With summer winding down here in Edmonton, Alberta, it’s time to say goodbye to party season and turn our attention to more practical matters. The back to school season signals a shift towards more pragmatic issues and preparing for a long, harsh winter. As Canadians, it’s in our nature to change gears as the weather cools, so when you’re making your autumn to-do list, be sure to add ‘getting trees ready for winter’ to be sure the work gets done under the wire. Trees are subject to the laws of nature and the perils of freezing weather, so it’s not really something you can put off.
Pruning Fruiting Trees
Depending on how many trees you have on your property, it may be in your best interest to hire a professional arborist in Edmonton to prune your trees and prepare them for the freezing weather to come. Deciduous trees are stunning in the spring when they sprout forth colourful flowers and delicious fruit, but this beauty is correlated to fragility and if they’re carefully pruned in the late fall, they’ll be primed to grow like mad come April and May.
Timing Is Everything
As with almost everything in life, timing is massively important. If you prune the trees too early, they may produce young buds before winter sets in. The new growth will surely be ravaged by winter storms and will not be in good condition come spring. The trick is to prune the trees once all of the leaves have fallen off and the tree is, in a sense, going to sleep. It can save its resources and start from zero in the spring, rather than waking to heinous injuries.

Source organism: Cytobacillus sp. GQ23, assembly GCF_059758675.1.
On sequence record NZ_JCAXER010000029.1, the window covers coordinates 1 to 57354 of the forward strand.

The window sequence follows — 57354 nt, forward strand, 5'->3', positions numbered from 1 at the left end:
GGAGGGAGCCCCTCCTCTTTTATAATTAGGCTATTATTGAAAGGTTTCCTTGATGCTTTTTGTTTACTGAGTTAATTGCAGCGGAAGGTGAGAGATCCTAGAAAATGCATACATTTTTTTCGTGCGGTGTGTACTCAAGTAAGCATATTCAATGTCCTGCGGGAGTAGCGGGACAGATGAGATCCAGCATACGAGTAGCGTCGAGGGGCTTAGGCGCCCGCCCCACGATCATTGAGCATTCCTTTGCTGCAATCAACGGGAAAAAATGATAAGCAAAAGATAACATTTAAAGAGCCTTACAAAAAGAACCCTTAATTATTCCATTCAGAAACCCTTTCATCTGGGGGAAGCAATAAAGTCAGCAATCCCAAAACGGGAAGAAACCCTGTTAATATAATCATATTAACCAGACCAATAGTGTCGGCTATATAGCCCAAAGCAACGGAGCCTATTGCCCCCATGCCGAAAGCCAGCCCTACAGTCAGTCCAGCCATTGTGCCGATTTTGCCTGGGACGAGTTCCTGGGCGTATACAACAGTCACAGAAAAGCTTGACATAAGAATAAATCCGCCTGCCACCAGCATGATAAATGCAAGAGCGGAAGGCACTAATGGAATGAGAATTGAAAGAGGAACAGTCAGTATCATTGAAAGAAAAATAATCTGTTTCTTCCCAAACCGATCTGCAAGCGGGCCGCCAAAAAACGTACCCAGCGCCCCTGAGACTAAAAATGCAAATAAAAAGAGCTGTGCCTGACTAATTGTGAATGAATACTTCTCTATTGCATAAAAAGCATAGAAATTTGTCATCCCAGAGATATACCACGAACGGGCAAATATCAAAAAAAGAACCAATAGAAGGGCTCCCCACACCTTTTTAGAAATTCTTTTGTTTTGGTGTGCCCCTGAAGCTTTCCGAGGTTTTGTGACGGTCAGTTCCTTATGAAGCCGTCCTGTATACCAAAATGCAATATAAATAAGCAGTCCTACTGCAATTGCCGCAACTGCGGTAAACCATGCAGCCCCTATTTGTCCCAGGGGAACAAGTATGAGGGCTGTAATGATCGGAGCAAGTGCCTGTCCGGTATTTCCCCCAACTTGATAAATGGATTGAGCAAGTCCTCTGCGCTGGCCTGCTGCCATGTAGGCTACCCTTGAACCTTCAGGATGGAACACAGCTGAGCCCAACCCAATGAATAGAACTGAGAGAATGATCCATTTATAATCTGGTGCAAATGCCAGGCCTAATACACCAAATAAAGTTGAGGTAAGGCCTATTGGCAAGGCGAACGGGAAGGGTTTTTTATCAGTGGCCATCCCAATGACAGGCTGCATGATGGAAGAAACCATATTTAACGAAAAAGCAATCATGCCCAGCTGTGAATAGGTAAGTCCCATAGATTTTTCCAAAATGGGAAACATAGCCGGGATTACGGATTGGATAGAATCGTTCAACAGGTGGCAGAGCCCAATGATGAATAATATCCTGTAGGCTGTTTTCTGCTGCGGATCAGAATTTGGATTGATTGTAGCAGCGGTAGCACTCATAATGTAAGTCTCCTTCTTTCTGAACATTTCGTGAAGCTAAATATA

Deciduous trees can be left bare, and if tree pruning services are administered at the right time, then it’s all good. Coniferous trees, on the other hand, sometimes present unique cases. For the most part, hearty evergreens – which dominate central and northern Alberta – thrive in the winter time, however, certain types of young shrubs and coniferous trees need to be protected by those brown burlap sacks you see. Ice, wind and hungry deer can severely inhibit the life of a young evergreen, so for the first few years, it’s prudent to wrap them, despite the undeniable fact that burlap is anything but attractive to look at. Once your saplings or seedlings are looking healthy and well-established, however, ditch the burlap, your neighbours will appreciate it (and so will you).
The Long View
Because we’ve chosen to live in a harsh climate, our lives are exposed to the unpredictable effects of cold, stormy winters. If you prep a tree for winter this year and it still gets shredded and destroyed by an ice-storm, fret not. No doubt, the death of a tree you’re fond of can be very sad, but it follows the cycles of death and rebirth that are part of the beauty of nature, and of our own lives. Our stump removal experts can help rejuvenate the land and strategize over what type of new tree you can get and where to place it. It may seem fickle to replace a beloved tree so fast, but change is part of life: embrace it.